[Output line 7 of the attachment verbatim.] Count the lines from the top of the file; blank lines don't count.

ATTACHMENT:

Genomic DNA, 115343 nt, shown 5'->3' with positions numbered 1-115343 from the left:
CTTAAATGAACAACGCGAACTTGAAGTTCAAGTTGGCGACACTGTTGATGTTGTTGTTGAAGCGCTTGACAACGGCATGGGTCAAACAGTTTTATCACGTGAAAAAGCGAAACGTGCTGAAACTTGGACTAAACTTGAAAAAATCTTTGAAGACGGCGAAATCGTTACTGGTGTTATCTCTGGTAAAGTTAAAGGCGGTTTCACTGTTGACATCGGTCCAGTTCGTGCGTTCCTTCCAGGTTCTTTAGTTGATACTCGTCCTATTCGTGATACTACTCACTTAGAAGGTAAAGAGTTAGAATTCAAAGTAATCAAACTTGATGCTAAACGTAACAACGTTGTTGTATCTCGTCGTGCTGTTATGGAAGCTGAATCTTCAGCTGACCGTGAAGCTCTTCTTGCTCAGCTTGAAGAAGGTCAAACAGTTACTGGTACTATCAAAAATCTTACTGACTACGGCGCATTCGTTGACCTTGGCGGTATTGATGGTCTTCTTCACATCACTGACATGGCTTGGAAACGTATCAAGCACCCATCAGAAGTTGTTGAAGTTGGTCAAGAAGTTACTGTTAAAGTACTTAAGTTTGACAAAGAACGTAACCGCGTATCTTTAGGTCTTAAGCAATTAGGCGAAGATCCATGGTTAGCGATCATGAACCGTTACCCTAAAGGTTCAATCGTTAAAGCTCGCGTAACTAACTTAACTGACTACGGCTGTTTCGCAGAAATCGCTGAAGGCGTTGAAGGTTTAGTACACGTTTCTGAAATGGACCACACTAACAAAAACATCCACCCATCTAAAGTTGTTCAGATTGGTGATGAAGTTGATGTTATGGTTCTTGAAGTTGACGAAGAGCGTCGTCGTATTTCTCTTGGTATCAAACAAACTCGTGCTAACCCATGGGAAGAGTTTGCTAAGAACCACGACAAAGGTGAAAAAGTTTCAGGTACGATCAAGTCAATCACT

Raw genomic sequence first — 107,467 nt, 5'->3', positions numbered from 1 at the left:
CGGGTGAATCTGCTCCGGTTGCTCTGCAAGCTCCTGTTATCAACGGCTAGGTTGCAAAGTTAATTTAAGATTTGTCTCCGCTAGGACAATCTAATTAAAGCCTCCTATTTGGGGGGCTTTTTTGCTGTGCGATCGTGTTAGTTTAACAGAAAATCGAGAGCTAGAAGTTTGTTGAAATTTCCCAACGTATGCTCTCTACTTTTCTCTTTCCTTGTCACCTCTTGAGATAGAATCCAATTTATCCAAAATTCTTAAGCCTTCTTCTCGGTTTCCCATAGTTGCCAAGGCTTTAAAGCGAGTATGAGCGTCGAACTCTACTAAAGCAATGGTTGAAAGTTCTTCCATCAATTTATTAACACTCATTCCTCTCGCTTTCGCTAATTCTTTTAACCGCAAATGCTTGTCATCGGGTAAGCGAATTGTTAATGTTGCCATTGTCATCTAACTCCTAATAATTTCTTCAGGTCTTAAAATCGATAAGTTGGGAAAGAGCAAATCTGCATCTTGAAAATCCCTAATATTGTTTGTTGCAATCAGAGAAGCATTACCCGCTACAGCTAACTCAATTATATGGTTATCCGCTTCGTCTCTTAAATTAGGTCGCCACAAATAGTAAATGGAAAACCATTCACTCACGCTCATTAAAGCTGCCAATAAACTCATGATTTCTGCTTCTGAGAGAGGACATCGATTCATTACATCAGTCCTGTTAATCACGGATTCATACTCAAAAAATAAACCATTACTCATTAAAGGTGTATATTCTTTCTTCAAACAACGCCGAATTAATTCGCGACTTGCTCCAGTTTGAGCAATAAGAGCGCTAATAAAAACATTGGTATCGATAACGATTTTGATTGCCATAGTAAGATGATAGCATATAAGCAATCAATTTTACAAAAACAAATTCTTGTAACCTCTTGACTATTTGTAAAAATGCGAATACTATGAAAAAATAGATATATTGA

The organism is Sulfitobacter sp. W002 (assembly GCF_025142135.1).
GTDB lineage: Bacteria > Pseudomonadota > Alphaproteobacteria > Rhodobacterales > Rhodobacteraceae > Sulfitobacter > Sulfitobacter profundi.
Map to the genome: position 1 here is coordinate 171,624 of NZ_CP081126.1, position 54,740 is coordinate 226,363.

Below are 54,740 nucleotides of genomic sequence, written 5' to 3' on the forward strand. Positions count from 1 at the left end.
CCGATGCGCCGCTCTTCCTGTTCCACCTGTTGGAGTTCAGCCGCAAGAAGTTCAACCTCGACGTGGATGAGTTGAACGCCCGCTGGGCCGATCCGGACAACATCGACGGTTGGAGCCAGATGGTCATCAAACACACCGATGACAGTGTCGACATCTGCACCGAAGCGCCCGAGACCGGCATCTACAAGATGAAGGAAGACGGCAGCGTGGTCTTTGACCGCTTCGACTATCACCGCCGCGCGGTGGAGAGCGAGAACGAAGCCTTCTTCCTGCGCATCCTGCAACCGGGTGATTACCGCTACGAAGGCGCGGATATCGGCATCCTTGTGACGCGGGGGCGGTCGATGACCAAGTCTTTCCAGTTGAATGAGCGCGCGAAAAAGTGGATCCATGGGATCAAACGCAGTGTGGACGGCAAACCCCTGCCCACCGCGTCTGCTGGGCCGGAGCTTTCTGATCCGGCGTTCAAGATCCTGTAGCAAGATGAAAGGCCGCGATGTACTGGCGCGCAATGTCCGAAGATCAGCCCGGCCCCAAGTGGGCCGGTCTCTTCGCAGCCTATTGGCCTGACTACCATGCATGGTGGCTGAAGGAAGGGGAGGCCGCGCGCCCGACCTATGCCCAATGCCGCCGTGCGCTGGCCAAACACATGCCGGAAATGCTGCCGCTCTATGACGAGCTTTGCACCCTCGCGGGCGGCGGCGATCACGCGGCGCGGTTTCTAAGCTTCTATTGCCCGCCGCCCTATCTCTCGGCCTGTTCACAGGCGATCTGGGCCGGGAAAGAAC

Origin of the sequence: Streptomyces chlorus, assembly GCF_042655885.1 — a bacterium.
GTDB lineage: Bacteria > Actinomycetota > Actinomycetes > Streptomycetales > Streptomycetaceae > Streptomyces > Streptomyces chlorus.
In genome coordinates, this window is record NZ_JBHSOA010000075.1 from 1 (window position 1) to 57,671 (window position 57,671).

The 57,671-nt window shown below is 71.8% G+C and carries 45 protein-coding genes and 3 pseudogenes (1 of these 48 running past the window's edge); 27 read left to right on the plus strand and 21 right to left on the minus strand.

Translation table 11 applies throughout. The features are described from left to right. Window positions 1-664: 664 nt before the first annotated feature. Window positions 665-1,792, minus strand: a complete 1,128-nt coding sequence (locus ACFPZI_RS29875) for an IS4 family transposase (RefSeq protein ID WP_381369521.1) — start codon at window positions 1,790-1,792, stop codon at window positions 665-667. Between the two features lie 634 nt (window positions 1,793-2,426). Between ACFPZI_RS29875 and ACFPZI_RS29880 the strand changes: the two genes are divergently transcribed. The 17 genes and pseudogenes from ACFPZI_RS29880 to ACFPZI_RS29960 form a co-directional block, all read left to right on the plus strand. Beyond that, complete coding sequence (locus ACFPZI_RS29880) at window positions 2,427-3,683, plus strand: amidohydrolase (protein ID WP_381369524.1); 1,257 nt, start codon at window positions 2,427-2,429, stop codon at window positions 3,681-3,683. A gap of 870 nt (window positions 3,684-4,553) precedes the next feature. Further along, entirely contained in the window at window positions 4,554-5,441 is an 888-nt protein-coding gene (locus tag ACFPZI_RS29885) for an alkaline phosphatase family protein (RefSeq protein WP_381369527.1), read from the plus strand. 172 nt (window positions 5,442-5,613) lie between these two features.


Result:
Map to the genome: position 1 here is coordinate 171,624 of NZ_CP081126.1, position 54,740 is coordinate 226,363.